One of my favorite reporting trips ever was touring around Noxubee County with then-freelance writer Torsheta Jackson in the thick of the COVID-19 pandemic. Because she grew up in East Mississippi county, over on the Alabama border, Torsheta was the tour guide, driving us around in her big truck I had to lift myself into. First, she showed me where she grew up in Shuqualak, the child of educators. Along the way, she pointed out slabs where industry, grocery stores and schools used to stand before her hometown became a shell of its former self over the decades after forced integration in 1970.
We walked around the ruins that now dominate the little downtown next to the railroad tracks and talked about poverty, neglect, white-flight cycles and disinvestment in the county settled by rich white planters—including Mississippi State University founder Stephen D. Lee’s family—and built by enslaved Black people. The county has always been majority-Black, but usually under white control, from newspapers, to industry, to local education decisions and resources. It was also the site of vicious white terrorism to keep it that way.
In the county seat of Macon, Torsheta showed me the county’s only remaining grocery store—white-owned and too expensive in a county where hunger is far too rampant, she said. She took me to see the library with the gallows where they used to hang people right in the building in front of crowds on the front lawn, now marketed as a tourist attraction. We looked straight out the front window of the library at the tall Confederate statue standing in front of the courthouse across the street in the 82%-Black town. The Board of Supervisors voted in July 2020 to remove it; last I checked, it was still there as post-George Floyd anti-racism enthusiasm wanes.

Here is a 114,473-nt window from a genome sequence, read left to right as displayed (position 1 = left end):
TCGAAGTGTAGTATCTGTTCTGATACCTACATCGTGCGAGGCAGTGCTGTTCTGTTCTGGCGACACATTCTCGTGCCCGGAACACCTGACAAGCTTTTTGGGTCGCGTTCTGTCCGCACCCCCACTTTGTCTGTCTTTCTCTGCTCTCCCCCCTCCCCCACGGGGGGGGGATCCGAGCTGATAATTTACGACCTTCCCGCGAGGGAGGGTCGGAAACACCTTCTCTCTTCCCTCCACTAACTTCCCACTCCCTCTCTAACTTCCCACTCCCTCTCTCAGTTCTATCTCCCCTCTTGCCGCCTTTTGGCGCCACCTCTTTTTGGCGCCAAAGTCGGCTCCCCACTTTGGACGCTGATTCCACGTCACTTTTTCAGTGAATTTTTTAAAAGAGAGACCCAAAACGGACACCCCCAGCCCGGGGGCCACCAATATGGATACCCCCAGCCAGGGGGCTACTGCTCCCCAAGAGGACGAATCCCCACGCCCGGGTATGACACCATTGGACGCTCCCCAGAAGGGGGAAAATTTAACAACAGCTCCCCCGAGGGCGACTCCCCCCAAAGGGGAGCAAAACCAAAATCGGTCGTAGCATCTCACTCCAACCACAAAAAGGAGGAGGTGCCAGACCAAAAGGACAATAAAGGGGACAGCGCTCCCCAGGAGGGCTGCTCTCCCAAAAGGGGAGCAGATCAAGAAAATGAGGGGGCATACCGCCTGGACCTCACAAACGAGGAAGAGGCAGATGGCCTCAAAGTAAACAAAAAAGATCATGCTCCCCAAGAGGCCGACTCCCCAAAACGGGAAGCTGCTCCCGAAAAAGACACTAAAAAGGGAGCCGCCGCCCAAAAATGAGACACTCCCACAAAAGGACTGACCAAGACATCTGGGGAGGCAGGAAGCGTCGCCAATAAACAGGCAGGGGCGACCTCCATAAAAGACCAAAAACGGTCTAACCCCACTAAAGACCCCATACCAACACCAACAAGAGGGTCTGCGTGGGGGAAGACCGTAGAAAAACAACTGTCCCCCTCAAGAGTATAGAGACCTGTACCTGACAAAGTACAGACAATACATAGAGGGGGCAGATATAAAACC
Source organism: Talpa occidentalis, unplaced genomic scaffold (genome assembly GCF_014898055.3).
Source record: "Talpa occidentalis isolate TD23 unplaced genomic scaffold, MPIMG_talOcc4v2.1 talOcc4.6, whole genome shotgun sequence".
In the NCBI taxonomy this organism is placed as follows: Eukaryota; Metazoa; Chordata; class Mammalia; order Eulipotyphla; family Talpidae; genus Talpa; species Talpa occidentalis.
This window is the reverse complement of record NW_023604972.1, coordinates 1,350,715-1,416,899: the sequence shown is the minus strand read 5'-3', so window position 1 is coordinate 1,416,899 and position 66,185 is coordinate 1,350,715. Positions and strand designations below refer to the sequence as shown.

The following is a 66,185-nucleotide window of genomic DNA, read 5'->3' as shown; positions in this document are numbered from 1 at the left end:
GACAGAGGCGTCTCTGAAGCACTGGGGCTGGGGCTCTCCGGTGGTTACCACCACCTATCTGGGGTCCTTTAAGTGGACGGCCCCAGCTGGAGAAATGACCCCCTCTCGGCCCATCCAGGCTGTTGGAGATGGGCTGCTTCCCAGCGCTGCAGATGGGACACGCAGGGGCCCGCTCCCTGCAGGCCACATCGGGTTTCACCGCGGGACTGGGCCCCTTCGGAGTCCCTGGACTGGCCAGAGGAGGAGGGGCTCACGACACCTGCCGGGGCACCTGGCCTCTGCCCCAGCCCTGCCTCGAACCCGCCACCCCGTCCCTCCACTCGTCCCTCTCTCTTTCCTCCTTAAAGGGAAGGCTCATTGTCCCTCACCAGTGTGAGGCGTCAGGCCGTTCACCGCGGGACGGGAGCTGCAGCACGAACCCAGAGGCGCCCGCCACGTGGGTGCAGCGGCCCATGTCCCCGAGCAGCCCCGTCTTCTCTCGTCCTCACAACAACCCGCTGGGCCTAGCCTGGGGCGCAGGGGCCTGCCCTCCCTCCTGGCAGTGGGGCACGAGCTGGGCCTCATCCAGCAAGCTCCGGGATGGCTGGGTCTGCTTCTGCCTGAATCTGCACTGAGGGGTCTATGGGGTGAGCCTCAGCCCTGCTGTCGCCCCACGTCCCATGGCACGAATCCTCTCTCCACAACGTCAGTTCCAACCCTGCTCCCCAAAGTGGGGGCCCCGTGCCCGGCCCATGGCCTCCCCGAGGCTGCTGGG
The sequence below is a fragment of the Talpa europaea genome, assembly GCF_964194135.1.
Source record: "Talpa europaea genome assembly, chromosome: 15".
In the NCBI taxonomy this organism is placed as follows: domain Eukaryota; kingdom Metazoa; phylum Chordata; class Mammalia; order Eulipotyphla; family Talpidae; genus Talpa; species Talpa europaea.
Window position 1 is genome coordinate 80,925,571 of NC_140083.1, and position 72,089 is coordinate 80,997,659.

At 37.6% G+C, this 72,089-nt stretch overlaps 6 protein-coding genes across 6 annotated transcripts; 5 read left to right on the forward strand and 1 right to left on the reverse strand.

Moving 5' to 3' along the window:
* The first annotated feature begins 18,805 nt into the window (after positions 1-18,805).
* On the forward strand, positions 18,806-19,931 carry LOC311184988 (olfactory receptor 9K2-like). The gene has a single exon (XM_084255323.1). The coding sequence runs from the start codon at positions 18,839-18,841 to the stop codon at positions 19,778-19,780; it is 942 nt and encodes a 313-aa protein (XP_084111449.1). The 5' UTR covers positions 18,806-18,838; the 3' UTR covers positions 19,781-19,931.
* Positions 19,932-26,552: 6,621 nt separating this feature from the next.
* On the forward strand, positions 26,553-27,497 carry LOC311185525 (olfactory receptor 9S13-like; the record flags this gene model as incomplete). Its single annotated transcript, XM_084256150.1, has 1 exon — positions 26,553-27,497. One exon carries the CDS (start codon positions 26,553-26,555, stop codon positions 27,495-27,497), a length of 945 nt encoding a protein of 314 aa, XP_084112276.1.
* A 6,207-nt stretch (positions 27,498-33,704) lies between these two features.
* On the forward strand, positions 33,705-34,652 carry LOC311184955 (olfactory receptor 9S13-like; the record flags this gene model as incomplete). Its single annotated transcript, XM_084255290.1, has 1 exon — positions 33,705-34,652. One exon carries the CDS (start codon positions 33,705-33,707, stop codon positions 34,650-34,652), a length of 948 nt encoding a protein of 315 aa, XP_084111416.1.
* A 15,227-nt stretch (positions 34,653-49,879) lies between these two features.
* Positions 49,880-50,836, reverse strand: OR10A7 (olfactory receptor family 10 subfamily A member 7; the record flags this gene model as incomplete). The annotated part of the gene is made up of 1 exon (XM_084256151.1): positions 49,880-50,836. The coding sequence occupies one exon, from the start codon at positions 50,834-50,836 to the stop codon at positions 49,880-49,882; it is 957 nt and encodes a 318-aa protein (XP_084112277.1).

Torsheta showed me the abandoned Central Academy, which the superintendent of the county schools helped open in the 1960s, supported by state vouchers, and became the seg academy’s headmaster within days. She drove me to all the now-boarded-up, or disappeared or repurposed, public schools that used to be in Noxubee (locally pronounced “Nock-shu-bee”) County before most white families fled either to C.A. or to the local Mennonite school, which opened in 1970 soon after forced integration.
Torsheta and I spent hours in the “new” Noxubee County public school just north of Macon talking to the principal and the school psychologist—both women she knew growing up there. They educated us about the perpetual state of crisis that faces the district and its one remaining public-school system for the entire county; district leadership was changing again that day, in fact.
Of course, we learned about the systemic challenges that face Black women and their families, in particular, in Noxubee County, from no broadband, to hunger, to mental health and more. The women’s honesty with us informed Torsheta’s award-winning installment of our “(In)equity and Resilience: Black Women, Systemic Barriers and COVID-19” cause-solutions journalism project. It is now the prototype of our statewide county-level Mapping Mississippi systemic-reporting strategy that we’re amping up by summer with Torsheta’s help and inspiration.
Not to mention, a new area of research opened up for me when I heard the school psychologist’s story about a mob of local white men killing a Black woman school principal to stop education and advancement of Black children. It was white terrorism deployed over many decades specifically to keep Black children uneducated and, thus, inequity and white control in place for generations to come. They said that they were doing for white-supremacy perpetuity right in the local newspaper. It wasn’t a secret. They bragged about and excused ugly mob race violence by county leaders designed to pay white supremacy forward.